Best-selling fantasy novel was born of theater training

Erin Morgenstern, a painter with a theater degree, began writing as a diversion.
Erin Morgenstern, a painter with a theater degree, began writing as a diversion.

The circus appears at night, without warning. From sunset to sunrise, the ethereal Cirque des Rêves is a circus like no other. Visitors to this 19th-century magical traveling circus amble the colorful lanes between rows and rows of black-and-white tents, each of which contains a marvelously imaginative wonder: a contortionist who folds herself into a tiny glass box, a garden of ice, magicians facing off in surreal duels.

This is The Night Circus, the debut novel by Erin Morgenstern, who will read from and sign her book in Lexington and Northern Kentucky this week.

Published late last year by Doubleday, The Night Circus is aiming to be the next fantasy novel to sweep readers off their feet a la Harry Potter or Twilight. Since its release, the book has received a wide and popular reception, with fans showing up to book signings in the circus' signature colors — black, white and red — or dressed as circus performers.

The novel debuted at No. 2 on the New York Times best-seller list when it was released last fall.

Morgenstern never set out to become a best-selling author. A painter with a theater degree from Smith College, she began participating in National Novel Writing Month, a project that encourages writers to finish a novel in a month, in 2003 because she "thought it might be fun."

"It was a really good exercise for me because it forced me to keep going," says Morgenstern, who lives in Massachusetts. "I wouldn't like everything I wrote, but I might like one page every 10 pages or so, and that was sort of how I taught myself to write."

The seeds for The Night Circus were planted not in her first couple of years participating in NaNoWriMo, as the project is called in writing circles, but in 2005, when she began with the image of a magical circus.

"The way I write is I'm not thinking too much about what the book is going to look like as a whole," Morgenstern says. "I'm sort of digging through my imagination — it's like fictional excavating. Writing that much in that short amount of time, you find different things when you've written 30,000 words than 5,000. It's a good method for me to come up with raw material to work from."

Morgenstern began imagining the tents in The Night Circus — the sights, the smells, the visual world — before she introduced her characters.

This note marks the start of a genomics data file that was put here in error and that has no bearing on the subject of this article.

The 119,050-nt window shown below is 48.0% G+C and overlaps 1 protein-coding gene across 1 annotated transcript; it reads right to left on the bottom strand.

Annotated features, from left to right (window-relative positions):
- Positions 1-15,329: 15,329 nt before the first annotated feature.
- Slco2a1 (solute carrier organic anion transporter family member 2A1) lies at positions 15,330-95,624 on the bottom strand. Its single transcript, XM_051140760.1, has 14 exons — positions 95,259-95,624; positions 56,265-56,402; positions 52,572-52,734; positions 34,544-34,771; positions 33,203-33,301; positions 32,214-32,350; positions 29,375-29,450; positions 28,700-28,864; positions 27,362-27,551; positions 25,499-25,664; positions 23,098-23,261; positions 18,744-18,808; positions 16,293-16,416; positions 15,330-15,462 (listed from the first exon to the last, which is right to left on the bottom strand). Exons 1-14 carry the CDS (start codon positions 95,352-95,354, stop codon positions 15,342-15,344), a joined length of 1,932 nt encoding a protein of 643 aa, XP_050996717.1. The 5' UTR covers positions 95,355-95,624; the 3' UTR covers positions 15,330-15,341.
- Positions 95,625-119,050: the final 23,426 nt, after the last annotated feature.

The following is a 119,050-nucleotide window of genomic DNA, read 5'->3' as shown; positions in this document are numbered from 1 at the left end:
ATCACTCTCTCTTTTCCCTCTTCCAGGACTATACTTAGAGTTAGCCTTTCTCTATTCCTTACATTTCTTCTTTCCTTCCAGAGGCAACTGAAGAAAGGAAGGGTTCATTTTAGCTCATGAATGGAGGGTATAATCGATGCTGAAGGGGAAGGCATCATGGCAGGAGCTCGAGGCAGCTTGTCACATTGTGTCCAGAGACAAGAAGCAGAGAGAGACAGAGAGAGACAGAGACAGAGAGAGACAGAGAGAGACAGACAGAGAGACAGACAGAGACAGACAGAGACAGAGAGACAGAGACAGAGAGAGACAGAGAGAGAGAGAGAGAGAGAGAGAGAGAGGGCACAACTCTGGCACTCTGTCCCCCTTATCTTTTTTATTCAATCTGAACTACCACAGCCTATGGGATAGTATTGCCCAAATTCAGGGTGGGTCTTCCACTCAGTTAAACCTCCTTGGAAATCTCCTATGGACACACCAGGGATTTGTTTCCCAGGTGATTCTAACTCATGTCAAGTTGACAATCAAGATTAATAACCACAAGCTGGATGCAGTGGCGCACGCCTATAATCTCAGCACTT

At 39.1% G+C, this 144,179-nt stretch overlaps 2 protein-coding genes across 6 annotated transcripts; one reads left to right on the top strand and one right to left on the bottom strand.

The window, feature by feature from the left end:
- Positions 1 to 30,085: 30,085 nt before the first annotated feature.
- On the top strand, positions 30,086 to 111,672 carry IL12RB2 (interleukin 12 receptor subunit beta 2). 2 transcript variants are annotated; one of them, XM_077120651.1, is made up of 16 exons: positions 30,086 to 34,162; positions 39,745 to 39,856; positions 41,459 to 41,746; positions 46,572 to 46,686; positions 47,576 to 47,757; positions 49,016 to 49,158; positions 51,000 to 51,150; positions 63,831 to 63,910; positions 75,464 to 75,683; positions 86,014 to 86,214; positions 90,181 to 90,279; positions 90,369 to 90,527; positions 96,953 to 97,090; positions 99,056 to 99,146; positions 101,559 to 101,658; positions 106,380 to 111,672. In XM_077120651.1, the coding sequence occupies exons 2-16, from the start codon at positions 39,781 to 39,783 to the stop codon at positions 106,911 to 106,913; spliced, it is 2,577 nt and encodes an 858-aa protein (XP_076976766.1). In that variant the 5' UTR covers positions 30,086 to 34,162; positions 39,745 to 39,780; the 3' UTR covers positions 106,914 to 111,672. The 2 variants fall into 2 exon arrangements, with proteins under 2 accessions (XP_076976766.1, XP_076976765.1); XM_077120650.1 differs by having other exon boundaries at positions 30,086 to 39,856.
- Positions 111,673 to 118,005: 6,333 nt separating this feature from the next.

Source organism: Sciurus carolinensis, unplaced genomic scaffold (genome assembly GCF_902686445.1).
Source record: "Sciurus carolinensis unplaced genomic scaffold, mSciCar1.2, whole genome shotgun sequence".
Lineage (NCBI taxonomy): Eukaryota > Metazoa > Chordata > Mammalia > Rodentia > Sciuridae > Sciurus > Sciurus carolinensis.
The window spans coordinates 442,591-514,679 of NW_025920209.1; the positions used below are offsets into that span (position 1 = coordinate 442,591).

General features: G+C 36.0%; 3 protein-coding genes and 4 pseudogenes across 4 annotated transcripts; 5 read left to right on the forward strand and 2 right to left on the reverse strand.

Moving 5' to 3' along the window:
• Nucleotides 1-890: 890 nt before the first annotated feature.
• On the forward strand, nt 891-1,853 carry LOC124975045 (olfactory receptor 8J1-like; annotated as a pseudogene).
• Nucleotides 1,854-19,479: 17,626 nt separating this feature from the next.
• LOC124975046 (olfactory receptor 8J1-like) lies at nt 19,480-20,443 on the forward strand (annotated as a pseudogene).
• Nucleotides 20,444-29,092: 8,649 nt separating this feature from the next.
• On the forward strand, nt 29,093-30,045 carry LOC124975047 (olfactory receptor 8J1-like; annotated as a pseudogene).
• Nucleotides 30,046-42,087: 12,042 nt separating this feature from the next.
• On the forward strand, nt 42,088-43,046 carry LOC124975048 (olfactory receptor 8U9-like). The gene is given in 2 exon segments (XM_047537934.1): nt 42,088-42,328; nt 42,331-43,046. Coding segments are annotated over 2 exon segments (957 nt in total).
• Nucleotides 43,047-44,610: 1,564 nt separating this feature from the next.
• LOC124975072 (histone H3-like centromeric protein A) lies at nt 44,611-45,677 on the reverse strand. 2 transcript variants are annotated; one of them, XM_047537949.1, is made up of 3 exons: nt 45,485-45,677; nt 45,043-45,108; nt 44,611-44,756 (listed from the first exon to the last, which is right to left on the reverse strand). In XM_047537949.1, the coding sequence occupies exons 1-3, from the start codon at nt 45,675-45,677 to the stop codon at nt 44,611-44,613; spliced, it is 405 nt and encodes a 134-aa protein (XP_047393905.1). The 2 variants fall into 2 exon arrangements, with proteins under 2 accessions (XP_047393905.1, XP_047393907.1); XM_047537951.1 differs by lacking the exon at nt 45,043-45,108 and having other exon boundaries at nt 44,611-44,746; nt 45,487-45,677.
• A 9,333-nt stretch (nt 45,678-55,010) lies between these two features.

Even though she says she was "burned out on theater" after college, her stage background influenced her literary development in style and theme.

Take the circus itself.

"It's almost like a combination between a theatrical presentation and a museum," Morgenstern says. "A lot of it comes from my personal preferences coming from a theater background. I am fond of footlights and red velvet curtains and entertainment, that relationship between the performer and audience that no other experience can capture."

The novel has received praise for its filmic qualities, and one of Morgenstern's admitted strengths as a writer is her ability to describe settings and events.

"I picture everything like how I would stage it, how it would sound, what lighting would look like in scenes. I think having a theatrical background helps completely with having a full sensory experience," she says. "I think through each scene from each character's perspective the way an actor would."

As Morgenstern built her imaginary world, she began populating it with characters.

"Most of the time, my characters show up in my head fully formed with personalities and quirks," she says. "It takes me a while to get to know them and find out their secrets, but I have a sense of them almost immediately."

Morgenstern's cast includes mysterious magician archrivals Prospero the Enchanter and Mr. A.H., whose real name is never revealed. The two are engaged in a secret battle via their children, Celia and Marco, whom they are secretly training to magically compete against each other. Of course, Celia and Marco fall in love, and the implications are dangerous for the entire circus.

The Night Circus aims to enchant, but it has a dark side, which is revealed in the magicians' conflict and their offsprings' forbidden love affair. Prospero the Enchanter cuts Celia's fingers again and again, so she can learn how to heal them with magic.

"It seems very cruel," Morgenstern says, "but in his mind he's using it as an exercise to make her stronger. It's a means to a necessary end because the stronger she is, the better she'll fare in competition. It all makes perfect sense to him, even though Celia herself doesn't understand."

The magic in Morgenstern's world is not clearly explained in a literal sense, but she wanted to convey that it takes much skill and effort.

"I didn't want it to be as simple as wand-waving," she says, "I wanted it to be something that required a lot of effort. I like the idea of nature versus nurture."

Celia has a natural gift for magic, but Marco, her love interest and unwitting enemy, is an example of meticulous training. Who wins the battle? You'll have to read The Night Circus to find out.

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